This is a story about numbers. And while you might find numbers dull, in this case we do not. These are the numbers of our colleagues in the journalism profession who were either murdered or jailed in 2010 for doing their job, compiled by the press freedom organizations, the France-based Reporters Without Borders and the US-based Committee to Protect Journalists.
The figures, while fewer than in 2009, nonetheless provide a depressing reminder of the fragility globally of the freedom of the press, and of the dedication of the men and women who fight for the public’s right to know. And, as usual, there have been few prosecutions. Of the 843 journalists murdered for doing their job since 1992, when the CPJ started keeping records, there have been no prosecutions in 543 of them.
At least 54 journalists and one media assistant have been killed so far in 2010, according to Reporters Without Borders, with 157 journalists and nine media assistants imprisoned along with 114 bloggers. The Committee to Protect Journalists lists a smaller total, at 42 killed. The discrepancy appears to be over the fact that no motive has yet been established for some journalists’ deaths. The CPJ lists another 28 who died in 2010 under such circumstances.
“Journalists killed” includes “only cases in which Reporters Without Borders has clearly established that the victim was killed because of his/her activities as a journalist,” the organization’s website notes. “It does not include cases in which the motives were not related to the victim’s work or in which a link has not yet been confirmed.”
Nor is the year over yet. On Dec. 17, Alfrets Mirulewan, chief editor of the Pelangi Weekly, a newspaper on the island of Kisar in the eastern Malukus in Indonesia, was found with bruises on much of his body, according to Indonesian media reports. He had been missing since Dec. 14. He had reportedly been investigating black market fuel sales.
"Given the circumstances of his death, there is reason to suspect Alfrets Mirulewan could have been killed for his work. Indonesia is earning a bad reputation as a place where journalists can be killed with impunity," said Bob Dietz, CPJ's Asia program coordinator. Mirulewan was the third journalist to be killed in Indonesia this year. Two television journalists were killed earlier, but there have been no prosecutions in their cases, the CPJ said.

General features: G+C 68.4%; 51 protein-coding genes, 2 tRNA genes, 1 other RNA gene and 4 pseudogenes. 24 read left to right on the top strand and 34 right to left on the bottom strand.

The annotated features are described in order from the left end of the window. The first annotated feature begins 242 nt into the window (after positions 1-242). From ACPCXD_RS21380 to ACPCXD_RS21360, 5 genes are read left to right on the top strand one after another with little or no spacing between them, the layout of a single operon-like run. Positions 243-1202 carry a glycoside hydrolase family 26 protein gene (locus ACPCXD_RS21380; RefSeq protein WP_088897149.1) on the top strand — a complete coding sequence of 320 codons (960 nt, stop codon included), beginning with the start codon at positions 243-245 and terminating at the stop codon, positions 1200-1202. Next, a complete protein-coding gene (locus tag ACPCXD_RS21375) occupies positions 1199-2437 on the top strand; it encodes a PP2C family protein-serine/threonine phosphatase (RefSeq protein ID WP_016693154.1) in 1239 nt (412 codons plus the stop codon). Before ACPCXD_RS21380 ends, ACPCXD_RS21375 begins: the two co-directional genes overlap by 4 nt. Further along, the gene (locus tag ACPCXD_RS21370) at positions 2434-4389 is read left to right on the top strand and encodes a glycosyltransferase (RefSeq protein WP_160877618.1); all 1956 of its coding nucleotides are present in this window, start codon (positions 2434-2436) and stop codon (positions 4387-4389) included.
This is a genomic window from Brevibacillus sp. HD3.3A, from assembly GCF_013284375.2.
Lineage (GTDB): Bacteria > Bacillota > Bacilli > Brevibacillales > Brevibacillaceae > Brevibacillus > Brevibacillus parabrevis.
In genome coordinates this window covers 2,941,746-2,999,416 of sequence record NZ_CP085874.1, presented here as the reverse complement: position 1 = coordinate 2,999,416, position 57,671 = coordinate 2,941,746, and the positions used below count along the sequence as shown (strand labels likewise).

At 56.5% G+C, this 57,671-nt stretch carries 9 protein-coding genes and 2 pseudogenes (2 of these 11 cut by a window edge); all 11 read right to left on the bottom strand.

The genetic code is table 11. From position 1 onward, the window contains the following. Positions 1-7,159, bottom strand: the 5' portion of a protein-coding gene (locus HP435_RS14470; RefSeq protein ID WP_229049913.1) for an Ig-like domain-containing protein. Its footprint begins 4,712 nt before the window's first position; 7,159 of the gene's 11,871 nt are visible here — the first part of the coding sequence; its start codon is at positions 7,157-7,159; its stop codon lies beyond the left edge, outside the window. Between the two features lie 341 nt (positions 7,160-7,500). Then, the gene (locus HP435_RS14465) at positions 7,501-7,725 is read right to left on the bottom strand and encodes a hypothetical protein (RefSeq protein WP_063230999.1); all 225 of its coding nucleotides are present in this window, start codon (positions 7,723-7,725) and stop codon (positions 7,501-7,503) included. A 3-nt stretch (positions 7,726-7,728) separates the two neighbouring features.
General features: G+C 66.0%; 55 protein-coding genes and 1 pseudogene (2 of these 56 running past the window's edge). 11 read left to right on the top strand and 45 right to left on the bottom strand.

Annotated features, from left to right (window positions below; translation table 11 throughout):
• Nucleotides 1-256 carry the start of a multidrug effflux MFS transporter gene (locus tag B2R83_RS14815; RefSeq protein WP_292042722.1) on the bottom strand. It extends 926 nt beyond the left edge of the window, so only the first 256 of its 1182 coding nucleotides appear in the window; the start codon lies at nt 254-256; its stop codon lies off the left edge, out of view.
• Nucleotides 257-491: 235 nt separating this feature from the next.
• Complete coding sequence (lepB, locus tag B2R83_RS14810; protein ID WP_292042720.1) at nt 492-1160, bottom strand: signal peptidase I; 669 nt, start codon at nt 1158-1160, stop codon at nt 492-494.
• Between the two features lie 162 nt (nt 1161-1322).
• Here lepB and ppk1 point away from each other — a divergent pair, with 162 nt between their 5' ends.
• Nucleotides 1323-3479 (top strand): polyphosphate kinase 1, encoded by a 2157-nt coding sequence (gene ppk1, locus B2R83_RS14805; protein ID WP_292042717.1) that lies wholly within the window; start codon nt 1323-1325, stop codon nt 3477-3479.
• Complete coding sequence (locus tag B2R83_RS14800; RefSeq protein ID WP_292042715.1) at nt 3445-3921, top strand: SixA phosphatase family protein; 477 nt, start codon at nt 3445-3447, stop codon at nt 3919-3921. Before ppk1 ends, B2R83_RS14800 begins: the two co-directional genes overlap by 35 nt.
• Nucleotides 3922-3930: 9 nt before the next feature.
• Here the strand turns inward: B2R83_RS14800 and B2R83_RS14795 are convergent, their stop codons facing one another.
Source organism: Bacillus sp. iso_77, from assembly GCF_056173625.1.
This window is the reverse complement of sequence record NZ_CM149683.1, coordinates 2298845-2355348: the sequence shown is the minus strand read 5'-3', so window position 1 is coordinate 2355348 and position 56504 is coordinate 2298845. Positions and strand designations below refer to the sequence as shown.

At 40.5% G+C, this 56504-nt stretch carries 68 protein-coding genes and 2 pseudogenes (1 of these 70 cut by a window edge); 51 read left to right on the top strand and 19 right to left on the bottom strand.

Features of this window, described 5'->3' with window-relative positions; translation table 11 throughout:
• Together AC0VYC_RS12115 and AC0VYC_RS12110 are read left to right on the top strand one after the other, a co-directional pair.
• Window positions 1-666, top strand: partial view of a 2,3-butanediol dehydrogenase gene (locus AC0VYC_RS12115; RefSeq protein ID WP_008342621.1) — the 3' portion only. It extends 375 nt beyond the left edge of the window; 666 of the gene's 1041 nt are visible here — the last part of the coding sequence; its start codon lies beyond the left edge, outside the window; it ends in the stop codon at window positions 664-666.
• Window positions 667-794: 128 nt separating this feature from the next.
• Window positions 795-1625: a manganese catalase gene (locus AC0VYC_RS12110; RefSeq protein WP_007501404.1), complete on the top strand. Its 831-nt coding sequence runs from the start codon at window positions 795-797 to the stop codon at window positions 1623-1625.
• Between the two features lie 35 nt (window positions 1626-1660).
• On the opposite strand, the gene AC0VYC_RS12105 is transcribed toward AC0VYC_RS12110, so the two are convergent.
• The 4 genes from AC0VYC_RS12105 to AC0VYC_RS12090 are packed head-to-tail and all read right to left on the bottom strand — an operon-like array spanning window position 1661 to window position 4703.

A full 50 percent of those murdered covered politics as a beat, according to the Committee to Protect Journalists. Another 26 were war correspondents. Some 31 percent were investigating corruption (the figures add up to more than 100 percent because several of the dead were covering multiple beats).
The 2009 figures were skewed by a horrific incident in the province of Maguindanao in the Philippines, where 33 reporters were murdered in the middle of a political feud ordered by Andal Ampatuan Jr., the son of a local warlord. It appears to be the worst single incident in global history. Although Ampatuan has been arrested, witnesses have been murdered or bribed not to testify. The trial is expected to take years and there is concern that he and others charged will get off.
Pakistan was the most dangerous place for reporters in 2010, with 11 murdered. Iraq was second, with seven killed. The same number died in Mexico, where the government has been attempting to quell an insurrection by drug lords that has taken the lives of 30,000 people. The Philippines continues to be one of the most dangerous places in Asia, with four murdered.
Five reporters were reported killed in combat or crossfire in 2010, down from 11 in 2009. Two died in Afghanistan, one each in Somalia, Lebanon and Pakistan. Another 11 died on dangerous assignments such as riots or insurrections. That included Hiro Muramoto of Reuters, who may have been targeted deliberately by Thai troops on April 10 in Bangkok, Thailand.
The six online journalists whose killings the CPJ recorded this year worked across all media. Some were pushed into using the Net as the only permitted way to disseminate their work. Other chose the Internet and found it to be their perfect medium, gathering huge audiences through their rapid, informal newsgathering and commentary, the CPJ said.
“All were killed not because of how they published their stories, but because of dangerous, revelatory content of their work--whether it was investigating their local governments, documenting sectarian violence, or uncovering the extent of organized crime.”